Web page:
PCOM medical students in South Georgia participate in research opportunities


Under the direction of Professors Shiv Dhiman, MD and Savita Arya, MD, students are working on various research projects in the PCOM Anatomy Lab in South Georgia. These projects involve the discovery and learning of cadaveric diseases such as Pick’s disease, atherosclerosis, bladder diverticulum, leukemia, and coronary artery bypass grafting (CAP) procedures.

Caption: PCOM South Georgia medical students participate in research opportunities alongside faculty members.

Pathological processes affect tissues in different ways, depending on the type of tissue, the disease itself and its course. Students participating in research projects have the opportunity to explore not only gross pathological findings in cadavers, but also to examine microscopic glass slides demonstrating normal histology, pathological processes, and a variety of diseases under a microscope.

Each research group consists of a small number of students who conduct research supervised by Drs. Dhiman and Arya. Mohammad Malik (DO ’24) is part of a group studying coronary bypass surgery. He said: “Research is a great way to contribute to the field of medicine. As a medical student, this allows you to learn about a subject in a different and more engaging way. We are very grateful for the mentorship of Drs. Arya and Dhiman as well as funding from PCOM South Georgia which made our research project possible.

PCOM’s anatomical histopathology research projects in South Georgia are conducted in collaboration with the laboratory at Colquitt Regional Hospital, where histological slides are prepared and stained.

“We aim to implement an integrated learning approach using cadavers to teach students about normal and morbid anatomy to enhance their knowledge and skills in macroscopic tissue identification and sample handling. tissue, ”said Dr. Arya. “Our goals are to educate students and advance understanding of the causes, developmental mechanisms, morphological and functional effects, and outcomes of disease states.”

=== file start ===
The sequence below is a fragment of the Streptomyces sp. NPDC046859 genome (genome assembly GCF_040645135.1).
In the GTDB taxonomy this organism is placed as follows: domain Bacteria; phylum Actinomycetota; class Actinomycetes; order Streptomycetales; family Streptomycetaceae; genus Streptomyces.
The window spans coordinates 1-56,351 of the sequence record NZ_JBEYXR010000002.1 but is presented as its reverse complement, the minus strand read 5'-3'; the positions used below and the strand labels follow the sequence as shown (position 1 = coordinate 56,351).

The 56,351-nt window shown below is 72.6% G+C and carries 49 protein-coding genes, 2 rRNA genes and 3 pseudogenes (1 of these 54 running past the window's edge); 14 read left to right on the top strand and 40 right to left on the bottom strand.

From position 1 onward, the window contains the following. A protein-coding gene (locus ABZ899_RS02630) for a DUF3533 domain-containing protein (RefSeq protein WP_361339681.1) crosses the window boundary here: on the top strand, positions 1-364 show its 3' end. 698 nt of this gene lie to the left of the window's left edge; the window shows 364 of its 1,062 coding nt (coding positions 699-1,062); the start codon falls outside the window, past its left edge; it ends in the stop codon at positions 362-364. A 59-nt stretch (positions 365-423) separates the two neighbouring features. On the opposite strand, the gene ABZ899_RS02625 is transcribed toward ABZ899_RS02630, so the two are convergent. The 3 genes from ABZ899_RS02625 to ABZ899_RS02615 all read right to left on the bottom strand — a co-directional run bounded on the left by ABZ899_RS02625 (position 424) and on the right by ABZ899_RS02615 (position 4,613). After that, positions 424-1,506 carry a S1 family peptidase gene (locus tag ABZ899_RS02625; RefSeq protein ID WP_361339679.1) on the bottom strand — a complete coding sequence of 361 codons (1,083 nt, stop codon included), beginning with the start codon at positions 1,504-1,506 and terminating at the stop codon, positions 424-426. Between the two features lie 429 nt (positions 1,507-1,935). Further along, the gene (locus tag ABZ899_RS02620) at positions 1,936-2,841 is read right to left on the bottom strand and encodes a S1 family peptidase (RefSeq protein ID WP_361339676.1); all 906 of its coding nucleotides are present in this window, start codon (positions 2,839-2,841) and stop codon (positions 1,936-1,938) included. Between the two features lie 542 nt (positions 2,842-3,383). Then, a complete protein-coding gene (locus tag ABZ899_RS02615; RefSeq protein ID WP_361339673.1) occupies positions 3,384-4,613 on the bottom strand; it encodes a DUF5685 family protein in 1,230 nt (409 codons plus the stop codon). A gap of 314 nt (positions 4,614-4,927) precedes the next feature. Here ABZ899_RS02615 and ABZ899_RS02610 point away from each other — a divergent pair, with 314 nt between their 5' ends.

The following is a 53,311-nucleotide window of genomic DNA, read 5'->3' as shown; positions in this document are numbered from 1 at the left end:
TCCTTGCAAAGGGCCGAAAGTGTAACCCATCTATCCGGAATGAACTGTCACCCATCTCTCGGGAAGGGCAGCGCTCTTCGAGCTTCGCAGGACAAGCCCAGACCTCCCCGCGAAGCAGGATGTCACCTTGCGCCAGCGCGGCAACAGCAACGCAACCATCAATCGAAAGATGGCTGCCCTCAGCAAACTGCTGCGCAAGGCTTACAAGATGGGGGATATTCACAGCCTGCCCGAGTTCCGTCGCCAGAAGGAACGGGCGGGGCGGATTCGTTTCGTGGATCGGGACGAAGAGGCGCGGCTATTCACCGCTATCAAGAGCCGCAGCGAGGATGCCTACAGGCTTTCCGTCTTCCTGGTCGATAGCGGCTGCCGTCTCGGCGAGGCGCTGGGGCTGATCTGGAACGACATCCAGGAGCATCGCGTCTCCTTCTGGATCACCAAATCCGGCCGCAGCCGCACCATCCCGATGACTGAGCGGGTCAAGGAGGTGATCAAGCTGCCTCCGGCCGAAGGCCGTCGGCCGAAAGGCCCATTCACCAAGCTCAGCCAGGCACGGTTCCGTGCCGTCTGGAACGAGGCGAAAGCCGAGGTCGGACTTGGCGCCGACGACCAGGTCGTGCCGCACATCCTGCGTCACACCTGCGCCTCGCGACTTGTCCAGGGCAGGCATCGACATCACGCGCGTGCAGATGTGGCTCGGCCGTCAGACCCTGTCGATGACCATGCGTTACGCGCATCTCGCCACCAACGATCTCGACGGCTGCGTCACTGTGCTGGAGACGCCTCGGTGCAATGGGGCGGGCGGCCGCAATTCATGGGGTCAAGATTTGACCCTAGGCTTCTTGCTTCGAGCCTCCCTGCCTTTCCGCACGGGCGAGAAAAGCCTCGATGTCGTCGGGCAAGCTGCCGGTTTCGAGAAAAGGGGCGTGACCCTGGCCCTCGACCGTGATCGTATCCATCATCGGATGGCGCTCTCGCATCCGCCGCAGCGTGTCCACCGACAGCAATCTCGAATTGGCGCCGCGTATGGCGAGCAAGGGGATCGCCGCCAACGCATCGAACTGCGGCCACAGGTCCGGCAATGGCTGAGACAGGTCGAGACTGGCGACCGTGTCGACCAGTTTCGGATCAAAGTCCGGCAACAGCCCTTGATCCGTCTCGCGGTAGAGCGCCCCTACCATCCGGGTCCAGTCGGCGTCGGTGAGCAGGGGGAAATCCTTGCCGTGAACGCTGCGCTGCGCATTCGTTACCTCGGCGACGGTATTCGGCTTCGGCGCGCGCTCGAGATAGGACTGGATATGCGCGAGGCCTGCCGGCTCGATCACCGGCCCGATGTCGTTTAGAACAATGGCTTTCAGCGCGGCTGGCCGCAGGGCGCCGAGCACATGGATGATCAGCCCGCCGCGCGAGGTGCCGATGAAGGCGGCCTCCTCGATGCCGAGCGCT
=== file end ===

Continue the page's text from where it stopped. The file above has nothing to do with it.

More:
The ongoing student research at PCOM South Georgia supports the College’s research mission, which is to promote health through basic, translational, clinical, behavioral, educational, and community-based research. Coaching students in methods of inquiry and research, evaluation and dissemination of information is part of this mission.

Although completion of research during medical school is not mandatory, it can increase preparation and competitiveness for postgraduate residency. The correlation between osteopathic medicine (DO) doctoral students and research publications is important for competitive residencies.

About PCOM South Georgia:
The Philadelphia College of Osteopathic Medicine (PCOM) expanded its engagement in the Southeast by establishing PCOM South Georgia, an additional educational site in Moultrie, Georgia. PCOM South Georgia offers both a comprehensive four-year medical program leading to a Doctor of Osteopathic Medicine (DO) degree and a Master of Science in Biomedical Sciences. PCOM is a private, non-profit institution that trains professionals in the fields of health and behavioral sciences. Joining PCOM Georgia in Suwanee to help meet the health care needs of the state, PCOM South Georgia is focused on training physicians in the South Georgia region. The medical campus, which hosted its first cohort of medical students in August 2019, received accreditation from the American Osteopathic

Association Commission on the Accreditation of Osteopathic Colleges. For more information visit pcom.edu or call 229-668-3110.

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